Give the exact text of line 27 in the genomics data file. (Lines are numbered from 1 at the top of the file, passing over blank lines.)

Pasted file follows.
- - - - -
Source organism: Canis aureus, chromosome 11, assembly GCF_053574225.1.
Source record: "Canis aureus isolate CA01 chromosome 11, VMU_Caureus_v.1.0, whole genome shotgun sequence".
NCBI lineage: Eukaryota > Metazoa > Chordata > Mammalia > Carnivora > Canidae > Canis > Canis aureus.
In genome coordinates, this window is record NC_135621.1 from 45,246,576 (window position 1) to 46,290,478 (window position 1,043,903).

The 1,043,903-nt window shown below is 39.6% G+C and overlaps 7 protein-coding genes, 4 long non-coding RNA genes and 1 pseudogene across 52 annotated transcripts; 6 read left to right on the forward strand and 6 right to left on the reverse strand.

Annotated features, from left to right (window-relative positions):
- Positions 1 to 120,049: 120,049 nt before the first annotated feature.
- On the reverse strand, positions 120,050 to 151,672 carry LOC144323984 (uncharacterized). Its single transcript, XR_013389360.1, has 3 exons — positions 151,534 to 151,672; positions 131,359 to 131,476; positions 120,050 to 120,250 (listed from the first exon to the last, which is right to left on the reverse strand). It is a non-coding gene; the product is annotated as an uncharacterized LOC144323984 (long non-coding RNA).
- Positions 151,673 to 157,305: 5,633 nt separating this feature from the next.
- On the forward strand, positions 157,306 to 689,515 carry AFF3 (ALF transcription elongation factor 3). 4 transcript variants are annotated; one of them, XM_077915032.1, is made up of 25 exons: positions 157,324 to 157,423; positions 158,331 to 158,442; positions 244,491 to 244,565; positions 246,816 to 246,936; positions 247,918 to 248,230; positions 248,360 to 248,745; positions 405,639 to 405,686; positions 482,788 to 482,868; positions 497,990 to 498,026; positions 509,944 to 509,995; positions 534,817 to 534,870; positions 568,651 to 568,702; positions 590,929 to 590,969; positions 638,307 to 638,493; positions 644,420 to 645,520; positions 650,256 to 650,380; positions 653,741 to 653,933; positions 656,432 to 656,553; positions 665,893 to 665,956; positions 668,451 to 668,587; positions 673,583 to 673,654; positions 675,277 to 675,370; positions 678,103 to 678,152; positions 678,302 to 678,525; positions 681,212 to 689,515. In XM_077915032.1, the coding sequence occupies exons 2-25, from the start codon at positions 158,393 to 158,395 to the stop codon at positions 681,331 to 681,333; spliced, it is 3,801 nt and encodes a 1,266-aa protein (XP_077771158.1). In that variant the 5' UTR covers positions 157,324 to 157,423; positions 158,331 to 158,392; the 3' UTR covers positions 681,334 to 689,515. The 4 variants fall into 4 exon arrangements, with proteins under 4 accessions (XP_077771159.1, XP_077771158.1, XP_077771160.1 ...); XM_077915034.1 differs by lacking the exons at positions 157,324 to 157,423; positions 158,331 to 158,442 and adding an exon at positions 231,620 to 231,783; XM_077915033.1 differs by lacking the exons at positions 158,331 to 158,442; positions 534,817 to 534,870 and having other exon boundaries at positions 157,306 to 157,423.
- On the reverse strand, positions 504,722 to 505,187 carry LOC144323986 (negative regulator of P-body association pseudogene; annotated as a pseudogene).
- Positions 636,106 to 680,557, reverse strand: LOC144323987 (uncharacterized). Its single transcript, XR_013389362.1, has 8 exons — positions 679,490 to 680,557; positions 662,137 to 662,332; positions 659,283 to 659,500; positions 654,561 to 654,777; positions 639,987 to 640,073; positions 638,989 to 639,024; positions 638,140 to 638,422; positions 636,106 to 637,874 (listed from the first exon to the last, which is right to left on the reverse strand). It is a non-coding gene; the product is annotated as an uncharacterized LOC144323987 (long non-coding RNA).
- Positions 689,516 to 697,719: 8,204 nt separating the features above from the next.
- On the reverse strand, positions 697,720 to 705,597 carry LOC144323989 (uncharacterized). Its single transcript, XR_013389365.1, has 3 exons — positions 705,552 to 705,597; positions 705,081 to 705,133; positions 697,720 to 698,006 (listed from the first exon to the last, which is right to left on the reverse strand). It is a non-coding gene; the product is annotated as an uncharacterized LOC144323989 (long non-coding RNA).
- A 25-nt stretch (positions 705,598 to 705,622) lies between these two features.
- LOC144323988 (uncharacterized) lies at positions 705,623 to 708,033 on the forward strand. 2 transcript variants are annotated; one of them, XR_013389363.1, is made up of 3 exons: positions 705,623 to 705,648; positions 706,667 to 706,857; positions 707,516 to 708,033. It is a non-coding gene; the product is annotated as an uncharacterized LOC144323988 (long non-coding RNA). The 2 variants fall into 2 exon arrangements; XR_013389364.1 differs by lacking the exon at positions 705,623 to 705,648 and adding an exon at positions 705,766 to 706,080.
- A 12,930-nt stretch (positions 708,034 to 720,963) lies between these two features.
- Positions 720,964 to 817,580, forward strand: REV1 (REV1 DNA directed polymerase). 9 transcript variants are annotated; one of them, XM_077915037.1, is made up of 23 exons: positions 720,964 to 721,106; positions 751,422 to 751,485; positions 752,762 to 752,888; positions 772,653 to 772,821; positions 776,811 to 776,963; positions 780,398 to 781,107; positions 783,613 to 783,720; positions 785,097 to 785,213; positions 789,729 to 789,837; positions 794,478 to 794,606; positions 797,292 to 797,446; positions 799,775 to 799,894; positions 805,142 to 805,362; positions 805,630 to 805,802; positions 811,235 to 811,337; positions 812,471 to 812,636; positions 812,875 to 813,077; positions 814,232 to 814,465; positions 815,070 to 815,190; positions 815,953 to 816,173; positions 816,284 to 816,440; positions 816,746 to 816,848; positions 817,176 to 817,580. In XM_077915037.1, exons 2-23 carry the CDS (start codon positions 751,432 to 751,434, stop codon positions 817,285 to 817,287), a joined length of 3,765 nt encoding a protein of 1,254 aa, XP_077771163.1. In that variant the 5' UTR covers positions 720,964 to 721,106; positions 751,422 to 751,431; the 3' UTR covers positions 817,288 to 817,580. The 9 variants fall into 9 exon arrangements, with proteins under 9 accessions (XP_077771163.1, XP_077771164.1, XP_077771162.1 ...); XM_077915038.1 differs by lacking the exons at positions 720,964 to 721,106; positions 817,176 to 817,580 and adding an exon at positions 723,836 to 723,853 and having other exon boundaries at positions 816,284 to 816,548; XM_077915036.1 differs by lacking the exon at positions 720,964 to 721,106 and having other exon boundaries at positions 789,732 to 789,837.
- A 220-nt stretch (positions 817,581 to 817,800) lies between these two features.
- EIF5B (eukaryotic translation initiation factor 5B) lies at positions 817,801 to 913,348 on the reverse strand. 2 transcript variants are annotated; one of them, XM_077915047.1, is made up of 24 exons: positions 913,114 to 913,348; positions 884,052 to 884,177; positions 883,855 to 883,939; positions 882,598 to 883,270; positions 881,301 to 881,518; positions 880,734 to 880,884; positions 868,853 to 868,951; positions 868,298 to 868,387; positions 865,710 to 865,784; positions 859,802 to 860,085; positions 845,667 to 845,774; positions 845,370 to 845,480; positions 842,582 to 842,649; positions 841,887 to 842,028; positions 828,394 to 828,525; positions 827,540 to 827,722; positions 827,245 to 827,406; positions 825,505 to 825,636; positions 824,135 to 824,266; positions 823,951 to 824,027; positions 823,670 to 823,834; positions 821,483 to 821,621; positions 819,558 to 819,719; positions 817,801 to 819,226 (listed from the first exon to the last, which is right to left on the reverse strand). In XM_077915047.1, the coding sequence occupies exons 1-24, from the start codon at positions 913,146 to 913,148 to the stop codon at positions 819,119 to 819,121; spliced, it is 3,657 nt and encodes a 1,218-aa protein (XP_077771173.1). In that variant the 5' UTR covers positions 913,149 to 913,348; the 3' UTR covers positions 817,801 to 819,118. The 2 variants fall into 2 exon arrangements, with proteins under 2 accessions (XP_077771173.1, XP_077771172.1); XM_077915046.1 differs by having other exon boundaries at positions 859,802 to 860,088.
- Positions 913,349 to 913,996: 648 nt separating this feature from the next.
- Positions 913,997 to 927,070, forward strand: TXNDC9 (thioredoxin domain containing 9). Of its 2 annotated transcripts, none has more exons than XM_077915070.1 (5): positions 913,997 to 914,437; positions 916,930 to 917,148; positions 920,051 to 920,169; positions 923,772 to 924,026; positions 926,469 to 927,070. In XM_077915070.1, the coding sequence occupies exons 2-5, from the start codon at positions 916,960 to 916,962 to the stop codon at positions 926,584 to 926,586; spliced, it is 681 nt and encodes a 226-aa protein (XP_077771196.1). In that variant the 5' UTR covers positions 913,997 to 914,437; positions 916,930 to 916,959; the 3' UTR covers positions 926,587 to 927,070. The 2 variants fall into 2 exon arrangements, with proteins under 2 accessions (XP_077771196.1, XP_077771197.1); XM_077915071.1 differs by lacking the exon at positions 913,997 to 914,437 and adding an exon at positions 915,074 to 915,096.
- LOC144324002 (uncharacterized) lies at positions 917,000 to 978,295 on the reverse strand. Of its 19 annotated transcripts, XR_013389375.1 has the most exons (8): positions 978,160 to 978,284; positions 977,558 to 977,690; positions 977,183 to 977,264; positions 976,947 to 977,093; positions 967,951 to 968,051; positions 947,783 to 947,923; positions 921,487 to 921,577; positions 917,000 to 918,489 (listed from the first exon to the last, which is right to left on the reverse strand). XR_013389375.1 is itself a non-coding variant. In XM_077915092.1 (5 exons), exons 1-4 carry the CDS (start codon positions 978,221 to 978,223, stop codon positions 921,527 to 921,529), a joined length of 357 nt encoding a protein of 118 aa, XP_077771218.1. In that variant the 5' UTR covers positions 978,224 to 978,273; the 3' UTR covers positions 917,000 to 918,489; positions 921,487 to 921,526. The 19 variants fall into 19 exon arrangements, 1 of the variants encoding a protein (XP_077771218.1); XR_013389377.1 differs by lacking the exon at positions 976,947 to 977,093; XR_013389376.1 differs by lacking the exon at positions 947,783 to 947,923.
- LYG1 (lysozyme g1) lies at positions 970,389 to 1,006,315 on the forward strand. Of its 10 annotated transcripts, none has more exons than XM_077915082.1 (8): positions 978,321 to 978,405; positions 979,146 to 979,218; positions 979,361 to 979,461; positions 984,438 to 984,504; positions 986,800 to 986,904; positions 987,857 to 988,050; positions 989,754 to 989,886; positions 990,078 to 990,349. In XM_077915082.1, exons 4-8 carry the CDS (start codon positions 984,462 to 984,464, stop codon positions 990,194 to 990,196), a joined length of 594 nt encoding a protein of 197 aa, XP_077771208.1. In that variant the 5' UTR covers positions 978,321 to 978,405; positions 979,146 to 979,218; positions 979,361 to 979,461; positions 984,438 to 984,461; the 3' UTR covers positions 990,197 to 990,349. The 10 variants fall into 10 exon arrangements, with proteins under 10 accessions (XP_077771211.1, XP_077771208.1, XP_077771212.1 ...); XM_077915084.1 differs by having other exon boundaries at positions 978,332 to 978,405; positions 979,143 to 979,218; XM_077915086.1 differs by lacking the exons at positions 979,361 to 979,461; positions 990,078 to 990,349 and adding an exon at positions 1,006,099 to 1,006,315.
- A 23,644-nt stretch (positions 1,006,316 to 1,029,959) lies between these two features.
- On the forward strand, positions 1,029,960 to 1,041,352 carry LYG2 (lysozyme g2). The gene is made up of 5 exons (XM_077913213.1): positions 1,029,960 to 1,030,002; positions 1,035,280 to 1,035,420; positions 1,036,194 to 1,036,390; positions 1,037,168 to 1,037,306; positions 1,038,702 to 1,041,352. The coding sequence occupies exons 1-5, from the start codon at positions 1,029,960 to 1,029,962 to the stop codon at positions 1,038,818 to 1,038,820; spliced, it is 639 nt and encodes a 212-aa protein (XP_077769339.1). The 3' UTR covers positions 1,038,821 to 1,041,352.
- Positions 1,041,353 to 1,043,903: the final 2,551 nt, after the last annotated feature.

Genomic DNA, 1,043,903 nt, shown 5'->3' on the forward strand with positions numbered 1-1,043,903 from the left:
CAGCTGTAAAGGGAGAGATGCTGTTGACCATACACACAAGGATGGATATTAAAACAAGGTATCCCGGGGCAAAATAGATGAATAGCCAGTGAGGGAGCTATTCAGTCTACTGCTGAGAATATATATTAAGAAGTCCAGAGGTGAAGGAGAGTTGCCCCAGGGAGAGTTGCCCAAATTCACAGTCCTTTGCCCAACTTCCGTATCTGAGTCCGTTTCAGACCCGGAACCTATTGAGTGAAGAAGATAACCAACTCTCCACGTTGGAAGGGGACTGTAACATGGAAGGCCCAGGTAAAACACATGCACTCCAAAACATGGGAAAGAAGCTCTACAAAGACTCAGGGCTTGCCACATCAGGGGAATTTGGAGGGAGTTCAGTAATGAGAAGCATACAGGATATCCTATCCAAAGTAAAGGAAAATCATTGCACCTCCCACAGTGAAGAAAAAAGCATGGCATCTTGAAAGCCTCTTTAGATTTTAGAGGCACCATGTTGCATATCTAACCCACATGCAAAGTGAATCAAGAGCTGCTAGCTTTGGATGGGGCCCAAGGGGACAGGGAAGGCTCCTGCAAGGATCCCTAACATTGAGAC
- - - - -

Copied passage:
- Positions 1,041,353 to 1,043,903: the final 2,551 nt, after the last annotated feature.